Entries in peak demand (14)

Wednesday
May152019

ISO-NE expects sufficient power supplies this summer

New England is expected to have sufficient resources to meet peak consumer demand for electricity this summer under both typical and extreme weather conditions.

ISO New England prepares short-term forecasts for the summer and winter seasons, taking into account estimated contributions from all resources, including those with and without an obligation through the capacity market to supply electricity; unplanned resource outages; imports from neighboring regions; and resource additions and retirements. These estimates help inform ISO New England’s planning on how to operate the grid during the upcoming peak season.

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Monday
Dec102018

A different kind of holiday: Thanksgiving grid demand peaks in the afternoon

For the first time since at least 2000, and possibly ever, Thanksgiving didn’t see its usual morning peak for grid demand this year. The change wasn’t caused by New Englanders suddenly deciding to change their cooking habits, but rather the further influence of solar power in the region.

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Wednesday
Nov282018

2018/2019 winter outlook: New England expected to have adequate resources 

ISO New England has implemented near-term changes based on lessons learned from historic cold snap

ISO New England, operator of New England’s power system, expects the region to have the necessary resources this winter to meet consumer demand, which is expected to peak at 20,357 megawatts (MW) under normal weather conditions or 21,057 MW at extreme temperatures.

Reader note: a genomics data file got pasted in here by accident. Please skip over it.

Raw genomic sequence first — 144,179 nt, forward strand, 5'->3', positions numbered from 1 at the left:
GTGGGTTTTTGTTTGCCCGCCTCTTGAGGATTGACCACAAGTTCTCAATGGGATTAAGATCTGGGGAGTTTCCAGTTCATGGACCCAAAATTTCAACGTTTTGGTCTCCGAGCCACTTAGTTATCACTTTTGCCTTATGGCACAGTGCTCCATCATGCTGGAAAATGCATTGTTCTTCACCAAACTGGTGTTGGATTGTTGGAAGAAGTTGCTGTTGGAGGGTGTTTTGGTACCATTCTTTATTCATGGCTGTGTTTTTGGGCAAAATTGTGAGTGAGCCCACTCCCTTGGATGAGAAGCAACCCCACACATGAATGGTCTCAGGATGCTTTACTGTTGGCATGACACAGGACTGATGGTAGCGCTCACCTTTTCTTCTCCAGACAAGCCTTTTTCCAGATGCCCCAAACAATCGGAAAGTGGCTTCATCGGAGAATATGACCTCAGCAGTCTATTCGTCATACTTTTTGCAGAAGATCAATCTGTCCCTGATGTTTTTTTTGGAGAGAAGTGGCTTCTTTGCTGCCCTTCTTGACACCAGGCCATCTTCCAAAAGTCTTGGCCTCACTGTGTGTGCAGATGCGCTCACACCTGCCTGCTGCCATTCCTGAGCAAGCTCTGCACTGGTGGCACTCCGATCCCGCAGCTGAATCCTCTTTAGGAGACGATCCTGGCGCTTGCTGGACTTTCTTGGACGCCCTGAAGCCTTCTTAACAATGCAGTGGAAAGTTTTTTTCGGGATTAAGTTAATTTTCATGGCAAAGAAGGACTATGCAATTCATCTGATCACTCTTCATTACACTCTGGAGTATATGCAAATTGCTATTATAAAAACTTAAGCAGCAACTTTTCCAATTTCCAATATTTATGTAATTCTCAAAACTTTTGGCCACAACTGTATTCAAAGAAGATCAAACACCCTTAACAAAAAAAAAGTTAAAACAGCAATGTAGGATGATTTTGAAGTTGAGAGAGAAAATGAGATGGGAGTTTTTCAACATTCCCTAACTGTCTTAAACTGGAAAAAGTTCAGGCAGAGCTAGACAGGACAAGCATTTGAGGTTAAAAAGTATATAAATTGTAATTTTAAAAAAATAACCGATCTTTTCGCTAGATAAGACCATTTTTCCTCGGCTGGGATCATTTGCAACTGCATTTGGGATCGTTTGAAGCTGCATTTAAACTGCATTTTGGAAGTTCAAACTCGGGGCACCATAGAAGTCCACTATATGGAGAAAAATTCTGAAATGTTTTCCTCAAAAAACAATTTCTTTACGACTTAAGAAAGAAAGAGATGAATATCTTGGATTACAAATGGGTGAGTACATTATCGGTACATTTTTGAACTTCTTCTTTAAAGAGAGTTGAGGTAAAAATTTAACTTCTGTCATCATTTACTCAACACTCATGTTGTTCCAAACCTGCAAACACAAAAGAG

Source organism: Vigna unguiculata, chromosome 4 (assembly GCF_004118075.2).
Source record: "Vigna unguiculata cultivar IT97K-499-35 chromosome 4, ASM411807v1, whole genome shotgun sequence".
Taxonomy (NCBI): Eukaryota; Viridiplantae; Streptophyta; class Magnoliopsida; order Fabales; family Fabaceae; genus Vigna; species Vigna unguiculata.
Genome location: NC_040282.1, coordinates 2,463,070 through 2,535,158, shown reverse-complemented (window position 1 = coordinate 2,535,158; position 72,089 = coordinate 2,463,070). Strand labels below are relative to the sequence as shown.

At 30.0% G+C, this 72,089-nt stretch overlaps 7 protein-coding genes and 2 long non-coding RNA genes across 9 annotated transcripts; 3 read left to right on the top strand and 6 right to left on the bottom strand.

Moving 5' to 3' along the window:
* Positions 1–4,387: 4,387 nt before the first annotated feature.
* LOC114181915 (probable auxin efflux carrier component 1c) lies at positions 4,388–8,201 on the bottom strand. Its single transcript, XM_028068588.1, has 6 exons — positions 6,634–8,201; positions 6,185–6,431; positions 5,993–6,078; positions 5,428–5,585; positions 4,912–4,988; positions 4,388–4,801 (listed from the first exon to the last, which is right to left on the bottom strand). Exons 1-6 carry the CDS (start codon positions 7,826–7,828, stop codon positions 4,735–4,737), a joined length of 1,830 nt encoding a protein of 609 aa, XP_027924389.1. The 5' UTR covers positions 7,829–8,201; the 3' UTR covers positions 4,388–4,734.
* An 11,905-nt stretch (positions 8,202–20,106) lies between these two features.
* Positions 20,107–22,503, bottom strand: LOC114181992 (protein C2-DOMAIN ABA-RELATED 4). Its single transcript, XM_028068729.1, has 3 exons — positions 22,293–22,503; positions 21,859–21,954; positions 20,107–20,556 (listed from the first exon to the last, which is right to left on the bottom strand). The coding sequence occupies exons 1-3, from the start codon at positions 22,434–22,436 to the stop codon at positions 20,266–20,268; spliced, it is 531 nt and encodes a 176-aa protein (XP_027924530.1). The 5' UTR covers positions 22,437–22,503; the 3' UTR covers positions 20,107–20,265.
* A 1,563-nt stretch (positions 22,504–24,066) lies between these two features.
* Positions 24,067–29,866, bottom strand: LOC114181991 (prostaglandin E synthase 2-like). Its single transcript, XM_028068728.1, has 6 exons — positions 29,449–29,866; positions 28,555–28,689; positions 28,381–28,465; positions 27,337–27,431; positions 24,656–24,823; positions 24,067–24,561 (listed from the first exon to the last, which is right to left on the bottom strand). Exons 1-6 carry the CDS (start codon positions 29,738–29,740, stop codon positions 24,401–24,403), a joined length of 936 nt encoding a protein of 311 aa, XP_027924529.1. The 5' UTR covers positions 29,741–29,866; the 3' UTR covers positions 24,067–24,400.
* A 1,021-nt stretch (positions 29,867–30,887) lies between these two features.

However, as seen during last year’s two-week cold snap, power system operations could become challenging if demand is higher than projected, if the region loses a large generator, electricity imports are affected, or during periods of fuel delivery constraints. In those instances, the ISO could be required to implement emergency operating procedures to maintain reliability.

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Wednesday
Nov212018

As ovens heat up on Thanksgiving Day, so does electricity demand

Every year, the ISO publishes the story below on the uniqueness of the Thanksgiving Day demand curve and how electricity use coincides with oven use and TV watching. But this Thanksgiving is expected to be anything but “traditional.” Expected cold temperatures are resulting in a weather forecast that would even be daunting for a typical January. Temperatures across the region are expected to approach and/or break record cold highs and lows, dating back as far as 1901. Here’s what we’re expecting (as of Nov. 21) for electricity demand compared to what was consumed last year:

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Thursday
Oct112018

Summer 2018: Air conditioners get a workout 

Operating the region’s power system changes with the seasons. New England is a summer-peaking system, but summer 2018 was marked by spells of hot and humid weather that drove consumer demand to peaks not seen in years and tested power system operations. Reliable grid operations were maintained throughout a summer that was bookended by holiday weather events: a heat wave in early July and an extremely hot and sticky Labor Day weekend.

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Wednesday
Jun062018

Price-responsive demand explained: Q&A with Henry Yoshimura, ISO Director of Demand Resource Strategy

6/12/18 update: Expanded information on pay-for-performance's impact on demand resources.

On June 1, 2018, ISO New England launched a new price-responsive demand (PRD) structure that completes the full integration of active demand resources (also known as demand response) into the regional wholesale electricity marketplace. Building on demand resources’ long-standing ability to participate in the capacity market, PRD makes ISO New England the first US grid operator to deploy its active demand resources as part of the energy dispatch and reserve-designation process along with generating resources. Henry Yoshimura, the ISO’s Director of Demand Resource Strategy, explains PRD below, as well as the changes and benefits it brings.

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